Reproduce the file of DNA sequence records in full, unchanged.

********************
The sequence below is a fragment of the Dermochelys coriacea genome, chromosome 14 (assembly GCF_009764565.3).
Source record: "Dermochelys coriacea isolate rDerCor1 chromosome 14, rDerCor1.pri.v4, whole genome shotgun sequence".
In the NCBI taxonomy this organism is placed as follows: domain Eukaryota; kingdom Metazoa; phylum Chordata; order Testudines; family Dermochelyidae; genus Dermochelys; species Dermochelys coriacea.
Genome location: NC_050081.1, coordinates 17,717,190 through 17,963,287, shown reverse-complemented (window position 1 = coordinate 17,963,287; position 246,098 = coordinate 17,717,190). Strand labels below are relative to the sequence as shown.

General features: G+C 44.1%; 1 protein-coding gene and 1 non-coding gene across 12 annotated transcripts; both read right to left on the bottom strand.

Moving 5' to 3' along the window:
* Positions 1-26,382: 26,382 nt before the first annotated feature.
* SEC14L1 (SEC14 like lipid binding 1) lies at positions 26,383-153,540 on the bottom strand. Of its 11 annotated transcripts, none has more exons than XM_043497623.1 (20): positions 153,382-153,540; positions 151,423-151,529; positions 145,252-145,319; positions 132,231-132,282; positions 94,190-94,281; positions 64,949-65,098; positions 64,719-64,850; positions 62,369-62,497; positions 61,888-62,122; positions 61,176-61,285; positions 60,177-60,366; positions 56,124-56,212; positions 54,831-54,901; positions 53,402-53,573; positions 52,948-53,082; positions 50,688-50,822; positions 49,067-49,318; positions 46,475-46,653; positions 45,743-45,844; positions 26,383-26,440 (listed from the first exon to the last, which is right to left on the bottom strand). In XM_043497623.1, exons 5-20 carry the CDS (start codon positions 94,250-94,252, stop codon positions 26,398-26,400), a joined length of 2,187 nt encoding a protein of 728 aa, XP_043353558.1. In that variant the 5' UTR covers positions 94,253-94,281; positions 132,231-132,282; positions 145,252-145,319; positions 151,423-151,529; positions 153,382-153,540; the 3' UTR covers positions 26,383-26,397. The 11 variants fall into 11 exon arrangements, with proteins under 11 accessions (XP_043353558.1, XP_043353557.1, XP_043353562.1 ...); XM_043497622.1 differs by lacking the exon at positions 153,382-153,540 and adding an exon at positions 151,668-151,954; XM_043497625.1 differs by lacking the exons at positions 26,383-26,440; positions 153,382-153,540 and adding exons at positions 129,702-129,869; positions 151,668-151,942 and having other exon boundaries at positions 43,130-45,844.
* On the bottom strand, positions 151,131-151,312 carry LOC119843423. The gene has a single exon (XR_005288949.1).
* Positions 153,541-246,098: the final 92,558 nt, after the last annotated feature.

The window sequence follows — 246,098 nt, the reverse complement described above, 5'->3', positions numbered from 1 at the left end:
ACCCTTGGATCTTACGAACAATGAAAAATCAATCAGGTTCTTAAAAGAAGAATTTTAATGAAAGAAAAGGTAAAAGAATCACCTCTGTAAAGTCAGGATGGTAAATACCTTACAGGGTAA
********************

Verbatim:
The sequence below is a fragment of the Dermochelys coriacea genome, chromosome 14 (assembly GCF_009764565.3).
Source record: "Dermochelys coriacea isolate rDerCor1 chromosome 14, rDerCor1.pri.v4, whole genome shotgun sequence".
In the NCBI taxonomy this organism is placed as follows: domain Eukaryota; kingdom Metazoa; phylum Chordata; order Testudines; family Dermochelyidae; genus Dermochelys; species Dermochelys coriacea.
Genome location: NC_050081.1, coordinates 17,717,190 through 17,963,287, shown reverse-complemented (window position 1 = coordinate 17,963,287; position 246,098 = coordinate 17,717,190). Strand labels below are relative to the sequence as shown.

General features: G+C 44.1%; 1 protein-coding gene and 1 non-coding gene across 12 annotated transcripts; both read right to left on the bottom strand.

Moving 5' to 3' along the window:
* Positions 1-26,382: 26,382 nt before the first annotated feature.
* SEC14L1 (SEC14 like lipid binding 1) lies at positions 26,383-153,540 on the bottom strand. Of its 11 annotated transcripts, none has more exons than XM_043497623.1 (20): positions 153,382-153,540; positions 151,423-151,529; positions 145,252-145,319; positions 132,231-132,282; positions 94,190-94,281; positions 64,949-65,098; positions 64,719-64,850; positions 62,369-62,497; positions 61,888-62,122; positions 61,176-61,285; positions 60,177-60,366; positions 56,124-56,212; positions 54,831-54,901; positions 53,402-53,573; positions 52,948-53,082; positions 50,688-50,822; positions 49,067-49,318; positions 46,475-46,653; positions 45,743-45,844; positions 26,383-26,440 (listed from the first exon to the last, which is right to left on the bottom strand). In XM_043497623.1, exons 5-20 carry the CDS (start codon positions 94,250-94,252, stop codon positions 26,398-26,400), a joined length of 2,187 nt encoding a protein of 728 aa, XP_043353558.1. In that variant the 5' UTR covers positions 94,253-94,281; positions 132,231-132,282; positions 145,252-145,319; positions 151,423-151,529; positions 153,382-153,540; the 3' UTR covers positions 26,383-26,397. The 11 variants fall into 11 exon arrangements, with proteins under 11 accessions (XP_043353558.1, XP_043353557.1, XP_043353562.1 ...); XM_043497622.1 differs by lacking the exon at positions 153,382-153,540 and adding an exon at positions 151,668-151,954; XM_043497625.1 differs by lacking the exons at positions 26,383-26,440; positions 153,382-153,540 and adding exons at positions 129,702-129,869; positions 151,668-151,942 and having other exon boundaries at positions 43,130-45,844.
* On the bottom strand, positions 151,131-151,312 carry LOC119843423. The gene has a single exon (XR_005288949.1).
* Positions 153,541-246,098: the final 92,558 nt, after the last annotated feature.

The window sequence follows — 246,098 nt, the reverse complement described above, 5'->3', positions numbered from 1 at the left end:
ACCCTTGGATCTTACGAACAATGAAAAATCAATCAGGTTCTTAAAAGAAGAATTTTAATGAAAGAAAAGGTAAAAGAATCACCTCTGTAAAGTCAGGATGGTAAATACCTTACAGGGTAA